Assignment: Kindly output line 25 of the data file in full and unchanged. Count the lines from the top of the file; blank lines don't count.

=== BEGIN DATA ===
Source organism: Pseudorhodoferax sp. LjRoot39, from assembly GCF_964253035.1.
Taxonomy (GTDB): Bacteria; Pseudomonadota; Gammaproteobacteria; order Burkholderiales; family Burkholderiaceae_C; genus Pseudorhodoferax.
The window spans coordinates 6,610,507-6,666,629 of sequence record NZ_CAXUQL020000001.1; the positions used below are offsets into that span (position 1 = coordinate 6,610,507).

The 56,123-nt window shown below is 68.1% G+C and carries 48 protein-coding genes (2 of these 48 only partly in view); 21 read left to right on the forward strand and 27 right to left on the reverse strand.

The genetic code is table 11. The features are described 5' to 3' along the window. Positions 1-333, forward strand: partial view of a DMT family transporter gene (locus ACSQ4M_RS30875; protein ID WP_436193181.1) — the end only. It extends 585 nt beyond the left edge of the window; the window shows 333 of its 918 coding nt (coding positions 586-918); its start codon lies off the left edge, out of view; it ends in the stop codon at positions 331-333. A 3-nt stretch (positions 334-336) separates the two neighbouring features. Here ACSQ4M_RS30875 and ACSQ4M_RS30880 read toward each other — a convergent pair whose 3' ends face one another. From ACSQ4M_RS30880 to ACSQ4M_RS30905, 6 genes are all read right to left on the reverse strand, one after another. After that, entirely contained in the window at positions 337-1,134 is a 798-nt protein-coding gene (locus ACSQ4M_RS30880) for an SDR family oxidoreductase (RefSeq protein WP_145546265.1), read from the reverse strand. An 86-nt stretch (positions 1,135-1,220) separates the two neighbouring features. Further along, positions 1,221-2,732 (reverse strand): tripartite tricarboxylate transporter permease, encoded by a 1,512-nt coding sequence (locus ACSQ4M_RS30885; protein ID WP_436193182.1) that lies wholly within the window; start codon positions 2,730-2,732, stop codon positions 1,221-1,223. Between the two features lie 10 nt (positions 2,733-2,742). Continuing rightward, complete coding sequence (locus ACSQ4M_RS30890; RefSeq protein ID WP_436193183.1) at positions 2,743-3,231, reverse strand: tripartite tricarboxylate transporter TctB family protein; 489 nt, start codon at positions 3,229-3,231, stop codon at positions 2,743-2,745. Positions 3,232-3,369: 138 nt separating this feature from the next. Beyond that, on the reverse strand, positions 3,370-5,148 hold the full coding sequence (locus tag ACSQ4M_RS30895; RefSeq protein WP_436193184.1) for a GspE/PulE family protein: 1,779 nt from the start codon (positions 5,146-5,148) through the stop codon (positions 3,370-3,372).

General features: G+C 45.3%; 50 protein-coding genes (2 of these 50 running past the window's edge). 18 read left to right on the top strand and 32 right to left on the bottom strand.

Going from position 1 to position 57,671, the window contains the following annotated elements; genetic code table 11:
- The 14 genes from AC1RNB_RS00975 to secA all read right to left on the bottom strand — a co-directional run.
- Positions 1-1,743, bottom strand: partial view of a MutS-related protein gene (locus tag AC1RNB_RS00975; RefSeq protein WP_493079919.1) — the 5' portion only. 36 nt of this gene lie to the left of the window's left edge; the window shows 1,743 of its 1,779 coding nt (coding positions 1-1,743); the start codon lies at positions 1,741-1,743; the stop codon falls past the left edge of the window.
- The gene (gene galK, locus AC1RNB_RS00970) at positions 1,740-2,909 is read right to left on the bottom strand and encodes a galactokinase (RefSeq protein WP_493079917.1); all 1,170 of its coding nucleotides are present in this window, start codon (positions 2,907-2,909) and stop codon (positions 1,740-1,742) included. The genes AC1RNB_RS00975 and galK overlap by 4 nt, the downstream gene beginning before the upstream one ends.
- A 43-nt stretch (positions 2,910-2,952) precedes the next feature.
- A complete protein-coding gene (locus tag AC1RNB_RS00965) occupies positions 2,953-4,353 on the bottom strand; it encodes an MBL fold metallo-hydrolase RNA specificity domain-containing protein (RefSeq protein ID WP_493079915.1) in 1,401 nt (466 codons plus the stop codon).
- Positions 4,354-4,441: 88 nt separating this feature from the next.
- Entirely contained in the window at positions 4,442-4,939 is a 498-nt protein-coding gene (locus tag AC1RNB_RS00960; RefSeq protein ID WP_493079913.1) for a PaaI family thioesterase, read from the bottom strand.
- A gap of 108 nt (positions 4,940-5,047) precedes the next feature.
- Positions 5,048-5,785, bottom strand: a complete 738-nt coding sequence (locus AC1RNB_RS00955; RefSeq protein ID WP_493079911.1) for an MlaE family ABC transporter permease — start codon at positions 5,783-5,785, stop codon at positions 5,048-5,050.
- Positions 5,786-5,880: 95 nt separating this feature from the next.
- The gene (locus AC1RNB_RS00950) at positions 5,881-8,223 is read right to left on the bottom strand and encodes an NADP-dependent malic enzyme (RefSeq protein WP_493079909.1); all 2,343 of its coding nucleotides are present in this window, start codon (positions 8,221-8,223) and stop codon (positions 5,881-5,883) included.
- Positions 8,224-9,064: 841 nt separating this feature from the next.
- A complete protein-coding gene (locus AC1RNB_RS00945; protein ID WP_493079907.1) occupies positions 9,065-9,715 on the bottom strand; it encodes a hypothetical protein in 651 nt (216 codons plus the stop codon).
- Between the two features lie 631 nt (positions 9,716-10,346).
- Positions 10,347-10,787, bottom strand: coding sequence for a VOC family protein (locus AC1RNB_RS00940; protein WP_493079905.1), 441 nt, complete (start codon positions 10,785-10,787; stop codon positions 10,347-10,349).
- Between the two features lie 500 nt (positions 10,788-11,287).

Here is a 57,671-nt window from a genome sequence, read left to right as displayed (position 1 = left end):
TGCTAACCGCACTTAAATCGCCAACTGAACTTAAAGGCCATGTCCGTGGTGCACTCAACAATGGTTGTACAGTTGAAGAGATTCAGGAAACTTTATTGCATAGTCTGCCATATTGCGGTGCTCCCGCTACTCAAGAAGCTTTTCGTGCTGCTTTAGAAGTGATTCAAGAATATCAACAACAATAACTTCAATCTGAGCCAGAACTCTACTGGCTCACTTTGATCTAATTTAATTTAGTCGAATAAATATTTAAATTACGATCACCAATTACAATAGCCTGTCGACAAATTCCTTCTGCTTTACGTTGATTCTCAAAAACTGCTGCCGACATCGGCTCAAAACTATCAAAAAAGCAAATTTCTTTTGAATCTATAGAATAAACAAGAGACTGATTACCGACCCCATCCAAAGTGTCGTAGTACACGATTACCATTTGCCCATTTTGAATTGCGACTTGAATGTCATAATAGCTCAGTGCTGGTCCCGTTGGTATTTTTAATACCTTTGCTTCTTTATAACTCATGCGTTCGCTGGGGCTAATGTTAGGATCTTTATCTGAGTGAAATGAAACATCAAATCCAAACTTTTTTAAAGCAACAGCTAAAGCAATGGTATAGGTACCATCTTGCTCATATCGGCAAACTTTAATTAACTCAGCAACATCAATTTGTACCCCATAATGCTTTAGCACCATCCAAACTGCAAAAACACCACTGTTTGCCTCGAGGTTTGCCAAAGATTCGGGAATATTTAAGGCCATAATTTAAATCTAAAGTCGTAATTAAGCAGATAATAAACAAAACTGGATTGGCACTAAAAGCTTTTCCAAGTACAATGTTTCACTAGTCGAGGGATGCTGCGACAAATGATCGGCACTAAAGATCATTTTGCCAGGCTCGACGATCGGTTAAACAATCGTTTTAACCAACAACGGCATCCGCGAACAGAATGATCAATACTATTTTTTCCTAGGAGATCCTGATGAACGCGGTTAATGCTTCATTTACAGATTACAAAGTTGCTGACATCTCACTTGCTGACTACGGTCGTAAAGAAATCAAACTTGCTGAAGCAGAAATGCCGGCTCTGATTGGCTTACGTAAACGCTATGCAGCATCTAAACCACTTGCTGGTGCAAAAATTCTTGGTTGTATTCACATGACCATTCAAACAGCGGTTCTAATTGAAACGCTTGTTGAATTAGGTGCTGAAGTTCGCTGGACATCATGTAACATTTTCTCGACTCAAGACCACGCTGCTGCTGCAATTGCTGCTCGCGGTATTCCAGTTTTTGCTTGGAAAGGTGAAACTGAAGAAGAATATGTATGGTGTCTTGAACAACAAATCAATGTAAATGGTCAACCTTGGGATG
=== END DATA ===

TGCTAACCGCACTTAAATCGCCAACTGAACTTAAAGGCCATGTCCGTGGTGCACTCAACAATGGTTGTACAGTTGAAGAGATTCAGGAAACTTTATTGCATAGTCTGCCATATTGCGGTGCTCCCGCTACTCAAGAAGCTTTTCGTGCTGCTTTAGAAGTGATTCAAGAATATCAACAACAATAACTTCAATCTGAGCCAGAACTCTACTGGCTCACTTTGATCTAATTTAATTTAGTCGAATAAATATTTAAATTACGATCACCAATTACAATAGCCTGTCGACAAATTCCTTCTGCTTTACGTTGATTCTCAAAAACTGCTGCCGACATCGGCTCAAAACTATCAAAAAAGCAAATTTCTTTTGAATCTATAGAATAAACAAGAGACTGATTACCGACCCCATCCAAAGTGTCGTAGTACACGATTACCATTTGCCCATTTTGAATTGCGACTTGAATGTCATAATAGCTCAGTGCTGGTCCCGTTGGTATTTTTAATACCTTTGCTTCTTTATAACTCATGCGTTCGCTGGGGCTAATGTTAGGATCTTTATCTGAGTGAAATGAAACATCAAATCCAAACTTTTTTAAAGCAACAGCTAAAGCAATGGTATAGGTACCATCTTGCTCATATCGGCAAACTTTAATTAACTCAGCAACATCAATTTGTACCCCATAATGCTTTAGCACCATCCAAACTGCAAAAACACCACTGTTTGCCTCGAGGTTTGCCAAAGATTCGGGAATATTTAAGGCCATAATTTAAATCTAAAGTCGTAATTAAGCAGATAATAAACAAAACTGGATTGGCACTAAAAGCTTTTCCAAGTACAATGTTTCACTAGTCGAGGGATGCTGCGACAAATGATCGGCACTAAAGATCATTTTGCCAGGCTCGACGATCGGTTAAACAATCGTTTTAACCAACAACGGCATCCGCGAACAGAATGATCAATACTATTTTTTCCTAGGAGATCCTGATGAACGCGGTTAATGCTTCATTTACAGATTACAAAGTTGCTGACATCTCACTTGCTGACTACGGTCGTAAAGAAATCAAACTTGCTGAAGCAGAAATGCCGGCTCTGATTGGCTTACGTAAACGCTATGCAGCATCTAAACCACTTGCTGGTGCAAAAATTCTTGGTTGTATTCACATGACCATTCAAACAGCGGTTCTAATTGAAACGCTTGTTGAATTAGGTGCTGAAGTTCGCTGGACATCATGTAACATTTTCTCGACTCAAGACCACGCTGCTGCTGCAATTGCTGCTCGCGGTATTCCAGTTTTTGCTTGGAAAGGTGAAACTGAAGAAGAATATGTATGGTGTCTTGAACAACAAATCAATGTAAATGGTCAACCTTGGGATG